That weekend healed us and gave us the faith to be open to new life. It would have been easy to say we were not going to have any more children, but we felt we needed to give God a chance to work in our lives. We decided to be open to life and trust that everything would be in His hands.
Others did not see it that way. As my pregnant belly grew, so did the small-town gossip. Losing two children had brought sympathy because it had been beyond my control, but this pregnancy brought harsh opinions: “She should know better…. How foolish to have another child when they know the risks…Don’t they know what causes that? “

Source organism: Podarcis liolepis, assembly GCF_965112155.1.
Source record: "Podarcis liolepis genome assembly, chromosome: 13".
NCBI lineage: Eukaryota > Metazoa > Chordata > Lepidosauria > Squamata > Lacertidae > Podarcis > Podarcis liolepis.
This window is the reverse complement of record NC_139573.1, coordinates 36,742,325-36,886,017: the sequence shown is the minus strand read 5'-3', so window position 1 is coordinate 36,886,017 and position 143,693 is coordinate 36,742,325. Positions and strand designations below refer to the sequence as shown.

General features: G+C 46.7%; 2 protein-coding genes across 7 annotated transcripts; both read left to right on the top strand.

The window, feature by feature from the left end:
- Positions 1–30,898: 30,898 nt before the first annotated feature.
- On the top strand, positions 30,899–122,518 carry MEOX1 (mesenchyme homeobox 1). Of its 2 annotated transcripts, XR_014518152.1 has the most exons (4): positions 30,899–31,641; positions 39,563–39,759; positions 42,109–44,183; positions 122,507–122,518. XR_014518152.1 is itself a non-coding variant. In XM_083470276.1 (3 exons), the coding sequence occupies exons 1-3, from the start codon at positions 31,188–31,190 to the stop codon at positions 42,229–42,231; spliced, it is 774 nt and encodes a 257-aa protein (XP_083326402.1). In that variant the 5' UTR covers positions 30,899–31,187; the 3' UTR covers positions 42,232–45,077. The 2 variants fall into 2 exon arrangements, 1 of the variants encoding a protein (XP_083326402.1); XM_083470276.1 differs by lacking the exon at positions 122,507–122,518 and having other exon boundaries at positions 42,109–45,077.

I gave birth to another girl. Cindy was born looking amazingly identical to Sarah. Of course there was a fear that we would one day lose her, but for the moment, we loved her with all we had. There was no test to determine if she carried the disease. Living to the age of two was the only assurance to know whether she was affected or not. When I became pregnant again just five months later, the cold shoulders of my neighbors grew frigid. Yet, our faith carried us through. God’s opinion was the only one that mattered. Susan was born looking exactly like Theresa did at birth.
Raising my beautiful daughters, under a cloud of uncertainty was hard. But every time I was tempted to fear, I recited part of the Lord’s prayer over and over: “Thy kingdom come, Thy will be done.” I also prayed: “I can do all things through Christ who strengthens me.”